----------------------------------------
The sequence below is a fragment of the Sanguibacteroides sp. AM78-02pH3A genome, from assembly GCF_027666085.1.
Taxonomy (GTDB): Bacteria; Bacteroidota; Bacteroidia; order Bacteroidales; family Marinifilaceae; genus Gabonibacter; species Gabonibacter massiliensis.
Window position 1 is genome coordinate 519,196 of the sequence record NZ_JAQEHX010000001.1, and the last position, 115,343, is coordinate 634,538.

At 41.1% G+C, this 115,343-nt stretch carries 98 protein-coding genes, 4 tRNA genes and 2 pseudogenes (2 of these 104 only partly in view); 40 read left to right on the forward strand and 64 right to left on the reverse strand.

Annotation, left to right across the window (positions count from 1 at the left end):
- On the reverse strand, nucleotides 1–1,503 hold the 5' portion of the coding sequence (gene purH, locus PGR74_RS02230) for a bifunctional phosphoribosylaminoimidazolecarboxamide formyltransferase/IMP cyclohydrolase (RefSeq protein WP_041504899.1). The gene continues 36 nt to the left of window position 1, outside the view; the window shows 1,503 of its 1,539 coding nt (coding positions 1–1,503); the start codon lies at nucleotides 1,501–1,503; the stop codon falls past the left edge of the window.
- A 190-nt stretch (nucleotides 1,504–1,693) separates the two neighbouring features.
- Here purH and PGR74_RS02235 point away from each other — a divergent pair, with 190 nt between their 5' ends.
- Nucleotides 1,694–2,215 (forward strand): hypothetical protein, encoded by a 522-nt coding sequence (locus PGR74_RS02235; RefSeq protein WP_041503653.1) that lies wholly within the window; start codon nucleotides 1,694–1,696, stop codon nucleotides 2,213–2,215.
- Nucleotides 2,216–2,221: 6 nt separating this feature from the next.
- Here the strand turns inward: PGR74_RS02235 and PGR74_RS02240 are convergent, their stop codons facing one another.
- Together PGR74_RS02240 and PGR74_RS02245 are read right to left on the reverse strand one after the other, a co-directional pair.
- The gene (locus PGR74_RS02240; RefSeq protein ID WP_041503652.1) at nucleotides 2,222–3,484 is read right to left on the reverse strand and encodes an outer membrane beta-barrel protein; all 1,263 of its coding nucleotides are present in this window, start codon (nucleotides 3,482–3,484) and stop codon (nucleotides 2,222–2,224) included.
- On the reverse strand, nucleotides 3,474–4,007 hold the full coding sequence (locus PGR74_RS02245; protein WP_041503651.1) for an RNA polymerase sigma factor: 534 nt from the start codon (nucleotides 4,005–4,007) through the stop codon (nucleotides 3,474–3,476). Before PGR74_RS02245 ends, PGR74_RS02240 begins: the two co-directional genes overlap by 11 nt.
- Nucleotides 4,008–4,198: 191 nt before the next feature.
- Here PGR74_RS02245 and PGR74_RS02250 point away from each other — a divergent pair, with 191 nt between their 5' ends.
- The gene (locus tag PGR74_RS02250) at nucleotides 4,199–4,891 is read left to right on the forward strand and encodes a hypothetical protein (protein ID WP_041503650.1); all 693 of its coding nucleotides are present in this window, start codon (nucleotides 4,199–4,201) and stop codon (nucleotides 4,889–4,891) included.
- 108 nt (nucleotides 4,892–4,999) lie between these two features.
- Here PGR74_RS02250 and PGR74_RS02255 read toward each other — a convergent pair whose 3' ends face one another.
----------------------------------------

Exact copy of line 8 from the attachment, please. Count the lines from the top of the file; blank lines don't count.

- Here purH and PGR74_RS02235 point away from each other — a divergent pair, with 190 nt between their 5' ends.